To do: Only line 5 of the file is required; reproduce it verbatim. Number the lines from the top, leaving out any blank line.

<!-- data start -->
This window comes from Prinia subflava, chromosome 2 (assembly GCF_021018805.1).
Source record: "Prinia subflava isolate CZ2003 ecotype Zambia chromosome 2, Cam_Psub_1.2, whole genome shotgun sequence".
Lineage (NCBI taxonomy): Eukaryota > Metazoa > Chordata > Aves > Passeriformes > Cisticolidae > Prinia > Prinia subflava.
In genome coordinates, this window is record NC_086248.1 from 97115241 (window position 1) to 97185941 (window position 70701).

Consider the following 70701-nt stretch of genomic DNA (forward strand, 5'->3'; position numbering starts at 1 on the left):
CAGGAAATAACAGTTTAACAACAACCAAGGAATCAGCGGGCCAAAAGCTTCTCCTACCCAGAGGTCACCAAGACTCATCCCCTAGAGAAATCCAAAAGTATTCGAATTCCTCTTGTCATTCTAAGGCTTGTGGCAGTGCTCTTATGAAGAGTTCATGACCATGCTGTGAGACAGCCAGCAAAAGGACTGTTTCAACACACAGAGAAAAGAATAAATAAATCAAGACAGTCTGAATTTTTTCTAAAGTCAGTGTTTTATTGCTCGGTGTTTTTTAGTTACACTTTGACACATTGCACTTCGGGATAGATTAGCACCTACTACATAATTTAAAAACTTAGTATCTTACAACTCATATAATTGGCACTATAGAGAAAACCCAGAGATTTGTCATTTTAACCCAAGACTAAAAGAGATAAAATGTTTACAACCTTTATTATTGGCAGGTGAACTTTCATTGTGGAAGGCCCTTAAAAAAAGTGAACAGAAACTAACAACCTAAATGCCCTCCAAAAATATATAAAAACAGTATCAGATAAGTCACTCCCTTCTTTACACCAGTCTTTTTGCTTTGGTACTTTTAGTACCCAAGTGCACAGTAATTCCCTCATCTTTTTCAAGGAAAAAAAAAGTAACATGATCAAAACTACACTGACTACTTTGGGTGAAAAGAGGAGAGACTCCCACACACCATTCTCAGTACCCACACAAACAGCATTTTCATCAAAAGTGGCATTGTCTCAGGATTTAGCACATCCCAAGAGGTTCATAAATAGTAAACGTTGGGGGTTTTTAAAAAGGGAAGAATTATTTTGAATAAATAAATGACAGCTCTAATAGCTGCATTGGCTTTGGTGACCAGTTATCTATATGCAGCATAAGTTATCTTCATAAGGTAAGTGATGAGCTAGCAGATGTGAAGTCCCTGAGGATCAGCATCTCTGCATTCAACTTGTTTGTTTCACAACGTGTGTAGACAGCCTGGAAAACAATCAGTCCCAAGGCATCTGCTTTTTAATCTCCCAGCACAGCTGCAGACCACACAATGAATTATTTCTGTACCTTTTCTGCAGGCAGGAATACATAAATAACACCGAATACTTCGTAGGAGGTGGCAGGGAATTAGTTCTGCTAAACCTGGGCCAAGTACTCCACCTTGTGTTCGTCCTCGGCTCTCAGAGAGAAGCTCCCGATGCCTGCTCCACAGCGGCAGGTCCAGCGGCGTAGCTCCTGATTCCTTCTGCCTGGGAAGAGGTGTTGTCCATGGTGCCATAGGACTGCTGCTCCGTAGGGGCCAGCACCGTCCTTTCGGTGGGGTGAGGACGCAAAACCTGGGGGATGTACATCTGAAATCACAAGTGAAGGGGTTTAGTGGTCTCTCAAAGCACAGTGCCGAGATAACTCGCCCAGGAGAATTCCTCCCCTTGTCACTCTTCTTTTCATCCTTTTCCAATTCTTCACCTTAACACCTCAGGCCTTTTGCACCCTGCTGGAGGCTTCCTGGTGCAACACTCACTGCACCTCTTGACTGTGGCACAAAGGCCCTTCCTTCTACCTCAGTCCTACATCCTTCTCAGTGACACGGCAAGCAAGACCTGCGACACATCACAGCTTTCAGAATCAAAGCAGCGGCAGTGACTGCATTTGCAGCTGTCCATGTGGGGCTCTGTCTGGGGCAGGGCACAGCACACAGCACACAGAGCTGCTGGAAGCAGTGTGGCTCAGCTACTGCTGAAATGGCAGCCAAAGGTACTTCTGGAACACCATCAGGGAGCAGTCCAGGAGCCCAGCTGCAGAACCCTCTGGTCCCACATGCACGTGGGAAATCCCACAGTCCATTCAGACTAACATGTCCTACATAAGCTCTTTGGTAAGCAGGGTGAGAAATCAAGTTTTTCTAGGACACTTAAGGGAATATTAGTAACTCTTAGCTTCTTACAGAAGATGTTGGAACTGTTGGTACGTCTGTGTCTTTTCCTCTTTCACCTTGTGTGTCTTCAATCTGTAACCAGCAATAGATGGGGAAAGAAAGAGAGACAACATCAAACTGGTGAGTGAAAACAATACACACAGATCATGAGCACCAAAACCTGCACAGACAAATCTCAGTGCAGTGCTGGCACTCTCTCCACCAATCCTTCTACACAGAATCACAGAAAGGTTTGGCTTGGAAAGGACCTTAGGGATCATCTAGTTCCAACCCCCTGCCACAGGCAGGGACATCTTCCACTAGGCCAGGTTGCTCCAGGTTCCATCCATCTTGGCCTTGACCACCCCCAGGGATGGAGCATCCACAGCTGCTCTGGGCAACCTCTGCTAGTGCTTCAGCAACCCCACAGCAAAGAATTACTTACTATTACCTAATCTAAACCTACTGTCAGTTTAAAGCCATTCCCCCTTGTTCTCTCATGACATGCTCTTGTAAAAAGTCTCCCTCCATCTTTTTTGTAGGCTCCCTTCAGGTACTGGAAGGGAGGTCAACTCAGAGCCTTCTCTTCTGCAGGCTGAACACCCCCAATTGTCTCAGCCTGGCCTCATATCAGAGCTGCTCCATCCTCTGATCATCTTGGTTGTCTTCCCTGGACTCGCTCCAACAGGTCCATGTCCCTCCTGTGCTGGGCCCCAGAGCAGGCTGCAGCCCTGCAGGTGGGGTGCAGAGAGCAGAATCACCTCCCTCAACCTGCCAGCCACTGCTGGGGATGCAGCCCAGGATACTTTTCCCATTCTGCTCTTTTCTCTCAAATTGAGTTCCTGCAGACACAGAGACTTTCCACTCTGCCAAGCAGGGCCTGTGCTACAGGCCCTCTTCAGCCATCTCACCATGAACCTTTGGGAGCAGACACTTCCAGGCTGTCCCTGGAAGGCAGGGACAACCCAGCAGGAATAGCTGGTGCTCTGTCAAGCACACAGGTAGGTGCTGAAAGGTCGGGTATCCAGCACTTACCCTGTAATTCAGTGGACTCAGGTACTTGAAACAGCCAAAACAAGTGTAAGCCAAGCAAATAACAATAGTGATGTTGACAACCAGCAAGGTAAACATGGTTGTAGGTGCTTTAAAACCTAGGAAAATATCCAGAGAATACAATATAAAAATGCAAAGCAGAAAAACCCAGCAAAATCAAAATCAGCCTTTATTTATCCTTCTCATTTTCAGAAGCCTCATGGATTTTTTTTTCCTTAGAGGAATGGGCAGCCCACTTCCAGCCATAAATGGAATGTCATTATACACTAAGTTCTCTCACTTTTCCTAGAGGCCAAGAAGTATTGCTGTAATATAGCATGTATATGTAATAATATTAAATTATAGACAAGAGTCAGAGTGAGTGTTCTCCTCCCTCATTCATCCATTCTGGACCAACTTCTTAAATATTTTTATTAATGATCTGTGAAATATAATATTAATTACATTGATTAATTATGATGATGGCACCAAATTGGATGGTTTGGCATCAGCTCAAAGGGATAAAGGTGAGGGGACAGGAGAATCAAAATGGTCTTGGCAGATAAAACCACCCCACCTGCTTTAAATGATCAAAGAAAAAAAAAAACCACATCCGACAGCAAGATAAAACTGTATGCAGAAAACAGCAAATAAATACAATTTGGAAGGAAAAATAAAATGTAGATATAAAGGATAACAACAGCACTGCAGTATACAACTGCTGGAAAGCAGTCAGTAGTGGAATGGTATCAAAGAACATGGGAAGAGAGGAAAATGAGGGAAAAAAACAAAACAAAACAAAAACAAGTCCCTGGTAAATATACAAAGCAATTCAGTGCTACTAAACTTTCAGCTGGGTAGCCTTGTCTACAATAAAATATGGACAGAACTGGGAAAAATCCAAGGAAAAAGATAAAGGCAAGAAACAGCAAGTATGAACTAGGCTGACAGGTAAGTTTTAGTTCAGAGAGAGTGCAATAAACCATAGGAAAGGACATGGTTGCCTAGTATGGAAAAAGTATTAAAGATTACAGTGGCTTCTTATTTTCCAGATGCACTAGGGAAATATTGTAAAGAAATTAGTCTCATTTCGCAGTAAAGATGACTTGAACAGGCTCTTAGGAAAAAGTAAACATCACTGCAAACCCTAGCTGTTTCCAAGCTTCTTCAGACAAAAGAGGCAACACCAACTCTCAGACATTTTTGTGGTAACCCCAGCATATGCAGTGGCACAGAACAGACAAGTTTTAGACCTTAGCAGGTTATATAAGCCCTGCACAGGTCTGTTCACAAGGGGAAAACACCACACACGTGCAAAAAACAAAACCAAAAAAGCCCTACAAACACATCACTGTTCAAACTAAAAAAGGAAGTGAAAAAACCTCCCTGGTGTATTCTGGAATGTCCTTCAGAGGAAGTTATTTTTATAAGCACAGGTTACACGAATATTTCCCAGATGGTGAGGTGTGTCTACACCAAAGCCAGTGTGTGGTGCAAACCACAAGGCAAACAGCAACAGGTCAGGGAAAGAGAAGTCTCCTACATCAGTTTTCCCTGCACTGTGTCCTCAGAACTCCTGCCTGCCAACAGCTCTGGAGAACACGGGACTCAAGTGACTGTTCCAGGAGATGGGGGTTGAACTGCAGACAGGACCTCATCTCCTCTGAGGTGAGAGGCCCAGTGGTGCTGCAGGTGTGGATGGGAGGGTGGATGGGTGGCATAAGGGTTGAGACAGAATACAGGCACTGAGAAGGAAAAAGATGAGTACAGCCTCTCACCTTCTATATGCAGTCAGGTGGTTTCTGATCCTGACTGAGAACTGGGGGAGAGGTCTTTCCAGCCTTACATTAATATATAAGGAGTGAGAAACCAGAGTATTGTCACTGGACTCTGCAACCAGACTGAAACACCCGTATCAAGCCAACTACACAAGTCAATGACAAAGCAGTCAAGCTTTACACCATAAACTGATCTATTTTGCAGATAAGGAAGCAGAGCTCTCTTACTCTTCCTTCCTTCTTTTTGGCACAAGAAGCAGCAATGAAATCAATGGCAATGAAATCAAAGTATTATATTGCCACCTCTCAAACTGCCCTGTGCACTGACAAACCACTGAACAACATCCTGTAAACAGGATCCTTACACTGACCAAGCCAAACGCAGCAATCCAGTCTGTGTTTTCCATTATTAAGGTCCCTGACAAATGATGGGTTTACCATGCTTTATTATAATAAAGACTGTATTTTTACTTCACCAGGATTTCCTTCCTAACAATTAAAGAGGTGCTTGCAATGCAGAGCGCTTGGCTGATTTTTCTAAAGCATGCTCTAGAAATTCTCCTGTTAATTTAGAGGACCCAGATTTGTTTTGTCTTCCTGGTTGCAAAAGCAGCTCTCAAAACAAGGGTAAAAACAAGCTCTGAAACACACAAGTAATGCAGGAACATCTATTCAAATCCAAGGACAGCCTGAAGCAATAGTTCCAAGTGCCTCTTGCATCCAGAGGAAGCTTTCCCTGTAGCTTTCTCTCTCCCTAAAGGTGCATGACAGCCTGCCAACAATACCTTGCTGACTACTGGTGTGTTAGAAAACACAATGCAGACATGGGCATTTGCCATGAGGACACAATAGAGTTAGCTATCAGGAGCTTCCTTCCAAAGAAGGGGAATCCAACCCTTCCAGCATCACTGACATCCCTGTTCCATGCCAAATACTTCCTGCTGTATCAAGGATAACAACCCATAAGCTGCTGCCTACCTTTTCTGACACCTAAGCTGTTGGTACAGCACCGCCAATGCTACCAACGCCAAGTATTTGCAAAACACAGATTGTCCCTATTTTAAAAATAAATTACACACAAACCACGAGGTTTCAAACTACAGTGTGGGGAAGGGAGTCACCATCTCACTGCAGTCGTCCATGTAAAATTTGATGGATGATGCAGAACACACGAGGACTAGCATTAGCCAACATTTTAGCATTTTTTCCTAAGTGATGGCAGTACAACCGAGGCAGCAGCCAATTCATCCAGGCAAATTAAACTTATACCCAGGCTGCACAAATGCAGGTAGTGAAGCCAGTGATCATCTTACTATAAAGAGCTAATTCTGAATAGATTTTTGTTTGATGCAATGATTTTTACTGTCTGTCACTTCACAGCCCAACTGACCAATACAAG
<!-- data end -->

Consider the following 70701-nt stretch of genomic DNA (forward strand, 5'->3'; position numbering starts at 1 on the left):